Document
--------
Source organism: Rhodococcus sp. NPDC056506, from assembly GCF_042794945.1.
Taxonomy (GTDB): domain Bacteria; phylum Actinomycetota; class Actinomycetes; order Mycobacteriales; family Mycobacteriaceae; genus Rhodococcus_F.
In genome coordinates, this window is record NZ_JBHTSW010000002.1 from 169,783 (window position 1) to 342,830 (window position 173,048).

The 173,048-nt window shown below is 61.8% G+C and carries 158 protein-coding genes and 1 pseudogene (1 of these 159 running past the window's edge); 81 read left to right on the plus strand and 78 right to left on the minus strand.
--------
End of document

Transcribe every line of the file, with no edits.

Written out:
Source organism: Rhodococcus sp. NPDC056506, from assembly GCF_042794945.1.
Taxonomy (GTDB): domain Bacteria; phylum Actinomycetota; class Actinomycetes; order Mycobacteriales; family Mycobacteriaceae; genus Rhodococcus_F.
In genome coordinates, this window is record NZ_JBHTSW010000002.1 from 169,783 (window position 1) to 342,830 (window position 173,048).

The 173,048-nt window shown below is 61.8% G+C and carries 158 protein-coding genes and 1 pseudogene (1 of these 159 running past the window's edge); 81 read left to right on the plus strand and 78 right to left on the minus strand.